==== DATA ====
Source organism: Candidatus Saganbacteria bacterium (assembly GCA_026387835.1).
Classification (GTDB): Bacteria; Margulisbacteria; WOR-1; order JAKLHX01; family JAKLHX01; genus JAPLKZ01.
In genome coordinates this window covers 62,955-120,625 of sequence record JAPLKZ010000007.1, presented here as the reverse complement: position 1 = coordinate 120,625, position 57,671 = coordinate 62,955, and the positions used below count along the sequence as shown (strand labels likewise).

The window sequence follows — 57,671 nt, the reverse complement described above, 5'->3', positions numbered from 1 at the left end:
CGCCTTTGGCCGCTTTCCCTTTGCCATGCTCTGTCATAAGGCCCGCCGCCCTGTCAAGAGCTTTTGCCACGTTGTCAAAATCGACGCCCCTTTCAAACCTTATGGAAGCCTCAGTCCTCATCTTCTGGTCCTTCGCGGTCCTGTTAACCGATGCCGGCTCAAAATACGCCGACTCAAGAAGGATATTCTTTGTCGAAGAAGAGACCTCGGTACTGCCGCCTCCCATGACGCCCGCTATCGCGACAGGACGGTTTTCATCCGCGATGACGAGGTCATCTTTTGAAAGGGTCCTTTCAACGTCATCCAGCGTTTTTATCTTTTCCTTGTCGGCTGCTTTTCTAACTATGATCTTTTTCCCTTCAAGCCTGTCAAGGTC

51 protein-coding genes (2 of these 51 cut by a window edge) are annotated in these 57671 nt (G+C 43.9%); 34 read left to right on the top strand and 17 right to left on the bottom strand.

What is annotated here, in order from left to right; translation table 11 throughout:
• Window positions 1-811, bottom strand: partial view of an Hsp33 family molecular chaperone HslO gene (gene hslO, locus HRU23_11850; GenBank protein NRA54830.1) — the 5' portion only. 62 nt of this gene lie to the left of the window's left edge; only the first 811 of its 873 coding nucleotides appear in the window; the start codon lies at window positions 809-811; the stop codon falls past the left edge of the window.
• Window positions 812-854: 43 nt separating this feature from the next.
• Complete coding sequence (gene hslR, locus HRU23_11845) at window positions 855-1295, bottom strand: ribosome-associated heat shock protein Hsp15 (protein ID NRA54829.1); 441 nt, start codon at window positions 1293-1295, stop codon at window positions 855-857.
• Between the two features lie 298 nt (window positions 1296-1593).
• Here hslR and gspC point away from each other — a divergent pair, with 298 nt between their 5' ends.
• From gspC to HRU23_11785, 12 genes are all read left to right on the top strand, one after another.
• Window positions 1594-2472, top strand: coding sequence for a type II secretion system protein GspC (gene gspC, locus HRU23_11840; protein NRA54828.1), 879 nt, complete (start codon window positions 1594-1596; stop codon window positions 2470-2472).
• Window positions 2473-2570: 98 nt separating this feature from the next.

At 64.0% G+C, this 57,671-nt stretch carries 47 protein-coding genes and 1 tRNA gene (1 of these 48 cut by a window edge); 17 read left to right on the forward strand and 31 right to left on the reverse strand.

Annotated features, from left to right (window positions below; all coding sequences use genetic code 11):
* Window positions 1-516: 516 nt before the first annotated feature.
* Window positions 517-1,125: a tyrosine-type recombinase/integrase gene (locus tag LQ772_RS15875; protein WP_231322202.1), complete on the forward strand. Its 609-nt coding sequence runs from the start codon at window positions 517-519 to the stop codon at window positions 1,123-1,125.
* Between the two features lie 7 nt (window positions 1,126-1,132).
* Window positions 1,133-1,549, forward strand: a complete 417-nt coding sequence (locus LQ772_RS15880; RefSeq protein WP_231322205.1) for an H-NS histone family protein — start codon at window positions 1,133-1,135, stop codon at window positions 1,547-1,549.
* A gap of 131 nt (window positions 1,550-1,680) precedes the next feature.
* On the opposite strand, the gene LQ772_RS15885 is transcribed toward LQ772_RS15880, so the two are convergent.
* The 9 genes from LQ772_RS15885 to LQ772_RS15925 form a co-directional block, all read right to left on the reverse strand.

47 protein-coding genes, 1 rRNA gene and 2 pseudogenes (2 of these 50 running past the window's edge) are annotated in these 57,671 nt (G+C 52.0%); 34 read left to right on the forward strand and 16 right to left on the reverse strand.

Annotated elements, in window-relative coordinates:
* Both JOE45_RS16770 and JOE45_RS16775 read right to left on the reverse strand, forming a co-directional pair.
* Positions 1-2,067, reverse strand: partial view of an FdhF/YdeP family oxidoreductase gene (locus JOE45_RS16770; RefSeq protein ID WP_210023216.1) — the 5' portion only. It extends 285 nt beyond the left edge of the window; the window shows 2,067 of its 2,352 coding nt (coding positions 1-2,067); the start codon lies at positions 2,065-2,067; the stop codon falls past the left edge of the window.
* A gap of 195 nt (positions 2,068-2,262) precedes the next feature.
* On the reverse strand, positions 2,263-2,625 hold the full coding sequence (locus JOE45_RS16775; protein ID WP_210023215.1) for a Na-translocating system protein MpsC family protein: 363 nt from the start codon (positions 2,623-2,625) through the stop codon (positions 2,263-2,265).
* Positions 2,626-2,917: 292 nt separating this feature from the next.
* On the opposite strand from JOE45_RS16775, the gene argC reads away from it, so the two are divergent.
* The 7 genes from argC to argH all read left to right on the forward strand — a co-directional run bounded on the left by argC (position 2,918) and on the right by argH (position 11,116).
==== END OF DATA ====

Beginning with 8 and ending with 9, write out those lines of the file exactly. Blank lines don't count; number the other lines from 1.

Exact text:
• Window positions 1-811, bottom strand: partial view of an Hsp33 family molecular chaperone HslO gene (gene hslO, locus HRU23_11850; GenBank protein NRA54830.1) — the 5' portion only. 62 nt of this gene lie to the left of the window's left edge; only the first 811 of its 873 coding nucleotides appear in the window; the start codon lies at window positions 809-811; the stop codon falls past the left edge of the window.
• Window positions 812-854: 43 nt separating this feature from the next.